Coronavirus or an adenovirus could be playing a role in the cases, experts say (Picture: Getty Images)

Experts are still mystified by hundreds of young children around the world being hit by severe liver damage.

There are a number of theories about what has caused the hepatitis cases and some believe the most likely explanation lies with a fairly common stomach bug – despite it not being known to cause liver problems in otherwise healthy youngsters.

Yet though that illness, known as adenovirus 41, was detected in the children’s blood, it has not been found in their diseased livers.

Eric Kremer, a virus researcher at France’s Institute of Molecular Genetics of Montpellier, said: ‘There’s a lot of things that don’t make sense.’

With health officials in at least 12 countries looking into the perplexing evidence, the main questions they are said to be asking are these:

Has adenovirus 41 been surging and therefore caused more cases of a previously undetected problem?Are children more susceptible due to lockdowns that sheltered them from the viruses kids their age usually experience?Is there some mutated version of the adenovirus causing this? Or some other not-yet-identified germ, drug or toxin?Is some kind of haywire immune system reaction, perhaps caused by a past Covid-19 infection, impacting their response to the virus?

A number of children have faced liver transplants and some have even died (Picture: Getty Images)

The US Centres for Disease Control and Prevention (CDC) is among those investigating the illnesses.

Officials last week said they are now looking into 180 possible cases across the US.

Most of the children were hospitalised; at least 15 required liver transplants and six died.

More than 20 other countries have reported hundreds more cases in total, though most cases have been in the UK and US.

Symptoms of hepatitis – or inflammation of the liver – include fever, fatigue, loss of appetite, nausea, vomiting, abdominal pain, dark urine, light-coloured stools, joint pain and jaundice.

The scale of the problem became clear last month – though disease detectives have been working on the mystery for months.

What are the symptoms of hepatitis in children?

Symptoms vary from child to child, but there are some key telltale signs to look out for.

They are as follows:

Flu-like symptoms
Yellowing of the skin or the whites of the eyes (jaundice)
Nausea or vomiting
Loss of appetite
Stomach pain or discomfort
Joint pain
Sore muscles
Itchy red hives on the skin
Clay-coloured stools
Dark-coloured urine

You should visit your GP if your child has any persistent or troublesome symptoms that you think could be caused by hepatitis.

Read more about hepatitis in children here.

Conventional causes of liver inflammation in otherwise healthy children – the viruses known as hepatitis A, B, C, D and E – did not show up in tests.

The children came from different places and did not seem to have common exposures.

But adenovirus 41 did frequently show up.

More than half of the US cases have tested positive for adenovirus, and in the small number of cases tested to see which kind was present, number 41 came up every time.

Dr Jay Butler, the CDC’s deputy director for infectious diseases, suggested that adenovirus’ repeated presence suggested it is playing a role but it is unclear what.

The viruses have previously been linked to hepatitis in children, but mostly in those with weakened immune systems.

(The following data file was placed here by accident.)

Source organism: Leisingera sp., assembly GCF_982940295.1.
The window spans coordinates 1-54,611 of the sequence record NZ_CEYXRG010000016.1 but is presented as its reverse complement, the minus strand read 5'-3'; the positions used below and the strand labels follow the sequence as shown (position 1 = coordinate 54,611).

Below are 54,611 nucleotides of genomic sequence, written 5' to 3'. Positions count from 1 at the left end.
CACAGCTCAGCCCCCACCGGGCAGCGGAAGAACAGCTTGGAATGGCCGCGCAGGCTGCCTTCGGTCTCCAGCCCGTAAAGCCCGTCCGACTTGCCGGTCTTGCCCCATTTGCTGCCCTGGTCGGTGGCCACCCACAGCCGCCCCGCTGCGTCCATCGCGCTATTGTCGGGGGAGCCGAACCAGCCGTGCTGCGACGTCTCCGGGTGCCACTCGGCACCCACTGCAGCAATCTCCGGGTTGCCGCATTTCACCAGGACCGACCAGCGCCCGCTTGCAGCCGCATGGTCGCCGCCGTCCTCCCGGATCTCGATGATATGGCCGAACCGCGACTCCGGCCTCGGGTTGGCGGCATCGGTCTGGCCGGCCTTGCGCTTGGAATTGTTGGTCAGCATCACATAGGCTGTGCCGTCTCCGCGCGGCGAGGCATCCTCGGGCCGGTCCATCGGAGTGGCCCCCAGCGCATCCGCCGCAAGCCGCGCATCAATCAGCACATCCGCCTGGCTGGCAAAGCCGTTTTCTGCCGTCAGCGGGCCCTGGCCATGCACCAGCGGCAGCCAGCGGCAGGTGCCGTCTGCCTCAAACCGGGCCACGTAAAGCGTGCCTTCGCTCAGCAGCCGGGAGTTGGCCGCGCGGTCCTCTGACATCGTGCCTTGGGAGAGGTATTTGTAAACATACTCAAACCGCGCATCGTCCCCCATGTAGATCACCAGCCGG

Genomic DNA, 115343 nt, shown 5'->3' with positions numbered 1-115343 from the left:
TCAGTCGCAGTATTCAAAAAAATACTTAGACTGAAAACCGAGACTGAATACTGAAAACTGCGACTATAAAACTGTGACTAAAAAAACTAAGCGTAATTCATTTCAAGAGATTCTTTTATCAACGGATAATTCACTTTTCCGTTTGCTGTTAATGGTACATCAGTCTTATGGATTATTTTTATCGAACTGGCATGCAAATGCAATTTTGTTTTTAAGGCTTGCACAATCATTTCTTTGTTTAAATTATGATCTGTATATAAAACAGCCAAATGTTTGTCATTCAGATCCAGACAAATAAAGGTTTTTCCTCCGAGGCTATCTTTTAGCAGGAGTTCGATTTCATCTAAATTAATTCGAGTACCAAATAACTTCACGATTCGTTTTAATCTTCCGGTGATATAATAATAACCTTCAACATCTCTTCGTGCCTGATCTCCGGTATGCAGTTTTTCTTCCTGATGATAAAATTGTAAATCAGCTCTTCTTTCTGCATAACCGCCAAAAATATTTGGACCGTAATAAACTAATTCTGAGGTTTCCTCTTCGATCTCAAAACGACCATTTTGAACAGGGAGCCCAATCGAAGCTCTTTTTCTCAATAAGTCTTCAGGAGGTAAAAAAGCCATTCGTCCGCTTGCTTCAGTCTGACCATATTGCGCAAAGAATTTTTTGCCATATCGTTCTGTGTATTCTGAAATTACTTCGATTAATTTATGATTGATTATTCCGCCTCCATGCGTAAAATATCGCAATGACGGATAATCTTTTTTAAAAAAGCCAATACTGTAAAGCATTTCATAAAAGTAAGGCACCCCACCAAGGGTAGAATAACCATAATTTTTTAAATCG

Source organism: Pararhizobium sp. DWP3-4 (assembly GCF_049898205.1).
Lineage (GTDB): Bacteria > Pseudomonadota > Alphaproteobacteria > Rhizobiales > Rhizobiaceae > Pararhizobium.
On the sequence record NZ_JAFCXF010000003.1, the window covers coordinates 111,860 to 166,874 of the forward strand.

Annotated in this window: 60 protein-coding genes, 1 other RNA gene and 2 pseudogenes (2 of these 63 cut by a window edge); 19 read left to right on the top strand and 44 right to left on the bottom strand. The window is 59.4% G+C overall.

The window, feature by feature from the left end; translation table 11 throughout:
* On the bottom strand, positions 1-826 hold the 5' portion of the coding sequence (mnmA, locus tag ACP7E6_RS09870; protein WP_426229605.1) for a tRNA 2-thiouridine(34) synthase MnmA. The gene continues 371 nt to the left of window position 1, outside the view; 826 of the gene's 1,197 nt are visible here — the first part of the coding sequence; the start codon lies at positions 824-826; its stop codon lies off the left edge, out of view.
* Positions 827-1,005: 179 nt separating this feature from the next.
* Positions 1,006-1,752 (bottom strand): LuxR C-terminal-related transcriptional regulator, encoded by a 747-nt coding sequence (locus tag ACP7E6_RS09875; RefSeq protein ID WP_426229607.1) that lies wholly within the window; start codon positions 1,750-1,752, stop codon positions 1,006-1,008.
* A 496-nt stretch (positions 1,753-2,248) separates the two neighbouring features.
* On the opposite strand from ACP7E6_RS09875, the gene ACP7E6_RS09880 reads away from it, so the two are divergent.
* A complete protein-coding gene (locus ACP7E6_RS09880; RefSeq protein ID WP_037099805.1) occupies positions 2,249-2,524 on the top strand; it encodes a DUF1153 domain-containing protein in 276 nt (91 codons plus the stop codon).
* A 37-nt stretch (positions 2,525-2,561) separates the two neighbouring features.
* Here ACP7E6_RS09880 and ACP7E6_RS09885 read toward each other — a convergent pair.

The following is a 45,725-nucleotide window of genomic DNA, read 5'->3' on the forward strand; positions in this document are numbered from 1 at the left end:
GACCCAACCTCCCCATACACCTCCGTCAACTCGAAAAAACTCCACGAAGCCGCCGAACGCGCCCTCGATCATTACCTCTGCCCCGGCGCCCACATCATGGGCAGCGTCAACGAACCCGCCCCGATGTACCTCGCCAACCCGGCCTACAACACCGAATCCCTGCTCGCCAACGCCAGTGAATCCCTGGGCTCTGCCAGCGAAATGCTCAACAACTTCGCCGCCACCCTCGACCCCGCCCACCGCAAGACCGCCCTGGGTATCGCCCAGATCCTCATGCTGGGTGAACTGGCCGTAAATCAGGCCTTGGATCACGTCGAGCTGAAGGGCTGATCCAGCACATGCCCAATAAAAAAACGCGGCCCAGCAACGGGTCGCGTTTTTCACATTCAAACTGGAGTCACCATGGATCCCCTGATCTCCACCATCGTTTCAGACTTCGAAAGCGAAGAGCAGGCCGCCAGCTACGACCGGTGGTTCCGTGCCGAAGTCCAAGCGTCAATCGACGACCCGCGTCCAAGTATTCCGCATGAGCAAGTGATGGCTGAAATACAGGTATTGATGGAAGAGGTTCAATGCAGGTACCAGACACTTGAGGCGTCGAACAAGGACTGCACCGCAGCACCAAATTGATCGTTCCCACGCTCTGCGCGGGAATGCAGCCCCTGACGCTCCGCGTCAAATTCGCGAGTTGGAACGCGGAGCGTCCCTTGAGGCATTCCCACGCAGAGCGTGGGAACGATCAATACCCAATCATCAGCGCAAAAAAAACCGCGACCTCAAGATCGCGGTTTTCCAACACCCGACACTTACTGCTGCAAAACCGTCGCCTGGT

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Dr Umesh Parashar, chief of the CDC group focused on viral gut diseases, suggested recent genetic analysis has shown no evidence that a single new mutant version of the virus is to blame.

Adenovirus infections are not systematically tracked in the US, so it is unclear if there has been a new wave of infections.

But adenoviruses are so common that researchers are split on their presence.

‘If we start testing everybody for the adenovirus, they will find so many kids’ that have it, said Dr Heli Bhatt, a paediatric gastroenterologist who treated two Minnesota children with the liver problems.

She added that not finding a cause is quite common, with experts estimating that roughly a third of acute liver failure cases are unexplained.

Many of the cases recently added to the total were earlier ones that were re-evaluated, with about 10% of the US cases occurring in May, according to Dr Butler.

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Other doctors believe the phenomenon may in fact have been going on for years.

Covid-19 vaccination has been ruled out because ‘the vast majority of these children are unvaccinated’, Dr Butler explained.

But past infection with the coronavirus itself might be factor, scientists say.

However, only 10% to 15% of the children with the mysterious hepatitis had Covid-19, health officials say.

Yet it remains possible that coronavirus particles lurking in the gut could be playing a role, Petter Brodin, a paediatric immunologist at Imperial College London, said.

In a piece earlier this month in the medical journal Lancet, Mr Brodin and another scientist suggested that a combination of lingering coronavirus and an adenovirus infection could trigger a liver-damaging immune system reaction.

‘I think it’s an unfortunate combination of circumstances that could explain this,’ he said.

Dr Markus Buchfellner, a paediatric infectious diseases doctor at the University of Alabama at Birmingham, was involved in the identification of the first US cases in the autumn.

He branded the illnesses weird and concerning.

But six months later, ‘we don’t really know exactly what we’re dealing with’, he added.

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MORE : Sixth child in US dies of hepatitis amid mysterious outbreak totaling 180 cases across 36 states